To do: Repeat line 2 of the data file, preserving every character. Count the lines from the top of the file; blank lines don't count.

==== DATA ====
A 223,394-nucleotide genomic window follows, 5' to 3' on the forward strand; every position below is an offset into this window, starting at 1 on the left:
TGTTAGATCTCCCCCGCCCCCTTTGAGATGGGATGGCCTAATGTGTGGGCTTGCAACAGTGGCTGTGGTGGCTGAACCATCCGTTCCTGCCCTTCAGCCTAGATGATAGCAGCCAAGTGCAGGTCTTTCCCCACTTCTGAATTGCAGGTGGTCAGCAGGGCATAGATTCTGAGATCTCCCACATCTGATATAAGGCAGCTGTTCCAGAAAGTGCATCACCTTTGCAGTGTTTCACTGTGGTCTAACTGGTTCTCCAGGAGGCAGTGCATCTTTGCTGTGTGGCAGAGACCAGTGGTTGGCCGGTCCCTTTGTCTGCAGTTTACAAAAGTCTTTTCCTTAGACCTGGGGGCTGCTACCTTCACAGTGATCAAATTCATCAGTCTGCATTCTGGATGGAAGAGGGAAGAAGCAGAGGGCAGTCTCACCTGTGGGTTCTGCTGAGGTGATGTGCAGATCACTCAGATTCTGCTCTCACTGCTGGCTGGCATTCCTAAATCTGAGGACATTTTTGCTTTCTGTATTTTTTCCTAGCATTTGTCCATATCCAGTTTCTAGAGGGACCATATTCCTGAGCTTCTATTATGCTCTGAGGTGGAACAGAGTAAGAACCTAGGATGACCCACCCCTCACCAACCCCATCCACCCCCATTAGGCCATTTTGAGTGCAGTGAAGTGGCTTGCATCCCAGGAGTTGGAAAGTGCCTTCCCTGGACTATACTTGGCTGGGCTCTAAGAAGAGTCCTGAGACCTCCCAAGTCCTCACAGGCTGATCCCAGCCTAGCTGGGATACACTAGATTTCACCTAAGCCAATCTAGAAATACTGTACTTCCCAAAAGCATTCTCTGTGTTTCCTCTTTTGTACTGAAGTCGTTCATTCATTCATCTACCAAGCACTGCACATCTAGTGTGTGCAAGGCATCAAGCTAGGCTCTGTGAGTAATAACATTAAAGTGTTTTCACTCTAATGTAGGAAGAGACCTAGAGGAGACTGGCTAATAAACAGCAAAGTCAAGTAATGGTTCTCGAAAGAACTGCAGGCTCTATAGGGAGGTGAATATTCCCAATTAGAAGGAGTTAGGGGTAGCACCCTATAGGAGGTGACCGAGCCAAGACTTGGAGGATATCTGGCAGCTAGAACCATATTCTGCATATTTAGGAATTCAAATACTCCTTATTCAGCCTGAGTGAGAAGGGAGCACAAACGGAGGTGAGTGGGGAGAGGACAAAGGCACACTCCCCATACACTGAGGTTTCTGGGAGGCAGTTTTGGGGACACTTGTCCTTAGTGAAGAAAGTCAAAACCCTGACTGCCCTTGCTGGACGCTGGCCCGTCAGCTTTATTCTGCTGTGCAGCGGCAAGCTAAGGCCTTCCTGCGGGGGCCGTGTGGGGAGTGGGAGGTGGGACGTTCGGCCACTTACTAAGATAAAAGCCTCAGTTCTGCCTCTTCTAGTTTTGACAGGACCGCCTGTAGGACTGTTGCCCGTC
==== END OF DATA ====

TGTTAGATCTCCCCCGCCCCCTTTGAGATGGGATGGCCTAATGTGTGGGCTTGCAACAGTGGCTGTGGTGGCTGAACCATCCGTTCCTGCCCTTCAGCCTAGATGATAGCAGCCAAGTGCAGGTCTTTCCCCACTTCTGAATTGCAGGTGGTCAGCAGGGCATAGATTCTGAGATCTCCCACATCTGATATAAGGCAGCTGTTCCAGAAAGTGCATCACCTTTGCAGTGTTTCACTGTGGTCTAACTGGTTCTCCAGGAGGCAGTGCATCTTTGCTGTGTGGCAGAGACCAGTGGTTGGCCGGTCCCTTTGTCTGCAGTTTACAAAAGTCTTTTCCTTAGACCTGGGGGCTGCTACCTTCACAGTGATCAAATTCATCAGTCTGCATTCTGGATGGAAGAGGGAAGAAGCAGAGGGCAGTCTCACCTGTGGGTTCTGCTGAGGTGATGTGCAGATCACTCAGATTCTGCTCTCACTGCTGGCTGGCATTCCTAAATCTGAGGACATTTTTGCTTTCTGTATTTTTTCCTAGCATTTGTCCATATCCAGTTTCTAGAGGGACCATATTCCTGAGCTTCTATTATGCTCTGAGGTGGAACAGAGTAAGAACCTAGGATGACCCACCCCTCACCAACCCCATCCACCCCCATTAGGCCATTTTGAGTGCAGTGAAGTGGCTTGCATCCCAGGAGTTGGAAAGTGCCTTCCCTGGACTATACTTGGCTGGGCTCTAAGAAGAGTCCTGAGACCTCCCAAGTCCTCACAGGCTGATCCCAGCCTAGCTGGGATACACTAGATTTCACCTAAGCCAATCTAGAAATACTGTACTTCCCAAAAGCATTCTCTGTGTTTCCTCTTTTGTACTGAAGTCGTTCATTCATTCATCTACCAAGCACTGCACATCTAGTGTGTGCAAGGCATCAAGCTAGGCTCTGTGAGTAATAACATTAAAGTGTTTTCACTCTAATGTAGGAAGAGACCTAGAGGAGACTGGCTAATAAACAGCAAAGTCAAGTAATGGTTCTCGAAAGAACTGCAGGCTCTATAGGGAGGTGAATATTCCCAATTAGAAGGAGTTAGGGGTAGCACCCTATAGGAGGTGACCGAGCCAAGACTTGGAGGATATCTGGCAGCTAGAACCATATTCTGCATATTTAGGAATTCAAATACTCCTTATTCAGCCTGAGTGAGAAGGGAGCACAAACGGAGGTGAGTGGGGAGAGGACAAAGGCACACTCCCCATACACTGAGGTTTCTGGGAGGCAGTTTTGGGGACACTTGTCCTTAGTGAAGAAAGTCAAAACCCTGACTGCCCTTGCTGGACGCTGGCCCGTCAGCTTTATTCTGCTGTGCAGCGGCAAGCTAAGGCCTTCCTGCGGGGGCCGTGTGGGGAGTGGGAGGTGGGACGTTCGGCCACTTACTAAGATAAAAGCCTCAGTTCTGCCTCTTCTAGTTTTGACAGGACCGCCTGTAGGACTGTTGCCCGTC